This article discusses questions arising in connection with Martin Haspelmath’s proposal to distinguish between “descriptive categories” at the language-specific level and “comparative concepts” at the crosslinguistic level, where the latter cannot be seen as either crosslinguistic categories or category types (). It is argued that comparative concepts may be better subsumed under the notion of “generalizing concept”, which is not tied to any specific level of analysis, and that the distinction between what is language-specific and what is crosslinguistic is not absolute. Further, it is shown that crosslinguistic pattern clusters as identified in what is here called “bottom-up typology” meshes well with the homeostatic property cluster approach to biological species.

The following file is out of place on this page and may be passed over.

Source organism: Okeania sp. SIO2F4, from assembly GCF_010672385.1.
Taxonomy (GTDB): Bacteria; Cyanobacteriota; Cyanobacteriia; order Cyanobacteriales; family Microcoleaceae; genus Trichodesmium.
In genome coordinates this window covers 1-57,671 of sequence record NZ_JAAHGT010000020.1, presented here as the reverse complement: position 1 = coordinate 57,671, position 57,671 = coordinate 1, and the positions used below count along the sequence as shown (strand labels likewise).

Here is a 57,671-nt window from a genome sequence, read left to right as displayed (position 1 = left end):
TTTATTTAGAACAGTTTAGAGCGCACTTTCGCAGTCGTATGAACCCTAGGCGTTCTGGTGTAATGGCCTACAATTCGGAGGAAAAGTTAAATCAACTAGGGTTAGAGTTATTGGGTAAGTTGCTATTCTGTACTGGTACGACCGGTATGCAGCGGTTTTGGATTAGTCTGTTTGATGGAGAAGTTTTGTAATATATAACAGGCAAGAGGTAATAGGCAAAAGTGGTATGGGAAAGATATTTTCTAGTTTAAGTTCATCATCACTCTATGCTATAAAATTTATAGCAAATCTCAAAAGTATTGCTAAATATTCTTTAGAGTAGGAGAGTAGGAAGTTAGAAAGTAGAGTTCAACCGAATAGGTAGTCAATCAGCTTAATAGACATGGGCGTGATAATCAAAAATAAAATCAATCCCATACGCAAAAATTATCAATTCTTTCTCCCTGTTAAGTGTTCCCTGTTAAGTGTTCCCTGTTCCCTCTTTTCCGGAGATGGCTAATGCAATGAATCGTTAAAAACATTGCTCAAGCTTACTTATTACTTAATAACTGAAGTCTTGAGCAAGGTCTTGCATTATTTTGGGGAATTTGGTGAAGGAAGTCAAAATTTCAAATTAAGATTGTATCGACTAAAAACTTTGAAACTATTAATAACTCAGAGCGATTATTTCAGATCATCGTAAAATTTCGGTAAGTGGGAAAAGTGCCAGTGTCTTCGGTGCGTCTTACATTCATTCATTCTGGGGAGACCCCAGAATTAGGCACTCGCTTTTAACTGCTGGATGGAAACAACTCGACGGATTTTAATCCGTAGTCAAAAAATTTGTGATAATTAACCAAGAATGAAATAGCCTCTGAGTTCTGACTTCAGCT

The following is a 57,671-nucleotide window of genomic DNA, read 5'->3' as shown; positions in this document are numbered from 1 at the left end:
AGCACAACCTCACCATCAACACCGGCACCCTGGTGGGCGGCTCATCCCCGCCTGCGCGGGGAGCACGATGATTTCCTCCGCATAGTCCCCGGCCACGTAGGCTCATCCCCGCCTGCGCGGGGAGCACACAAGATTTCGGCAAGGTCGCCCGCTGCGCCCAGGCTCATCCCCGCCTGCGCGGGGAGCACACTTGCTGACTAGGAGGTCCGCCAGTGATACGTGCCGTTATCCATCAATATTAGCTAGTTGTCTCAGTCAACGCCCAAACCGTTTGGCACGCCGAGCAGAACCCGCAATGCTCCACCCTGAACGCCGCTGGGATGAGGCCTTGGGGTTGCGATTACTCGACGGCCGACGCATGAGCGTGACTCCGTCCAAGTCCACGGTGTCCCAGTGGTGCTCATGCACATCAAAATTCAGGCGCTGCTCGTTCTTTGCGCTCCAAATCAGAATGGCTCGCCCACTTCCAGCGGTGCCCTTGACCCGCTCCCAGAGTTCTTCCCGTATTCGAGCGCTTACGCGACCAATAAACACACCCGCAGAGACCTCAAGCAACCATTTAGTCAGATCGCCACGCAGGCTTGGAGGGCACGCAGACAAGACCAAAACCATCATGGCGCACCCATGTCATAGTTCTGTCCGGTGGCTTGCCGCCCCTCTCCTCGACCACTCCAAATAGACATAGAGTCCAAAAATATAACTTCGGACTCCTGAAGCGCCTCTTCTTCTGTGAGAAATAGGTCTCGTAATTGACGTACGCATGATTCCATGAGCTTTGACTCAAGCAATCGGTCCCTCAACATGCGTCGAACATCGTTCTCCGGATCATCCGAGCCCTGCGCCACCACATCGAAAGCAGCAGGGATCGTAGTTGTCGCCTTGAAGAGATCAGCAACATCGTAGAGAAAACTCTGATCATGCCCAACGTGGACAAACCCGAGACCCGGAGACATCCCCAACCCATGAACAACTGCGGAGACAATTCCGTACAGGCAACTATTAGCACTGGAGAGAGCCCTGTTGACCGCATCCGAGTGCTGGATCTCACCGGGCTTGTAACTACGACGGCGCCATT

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Linguistic Typology publishes research on linguistic diversity and unity. It welcomes articles that report empirical findings about crosslinguistic variation, advance our understanding of the patterns of diversity, or refine typological methodology.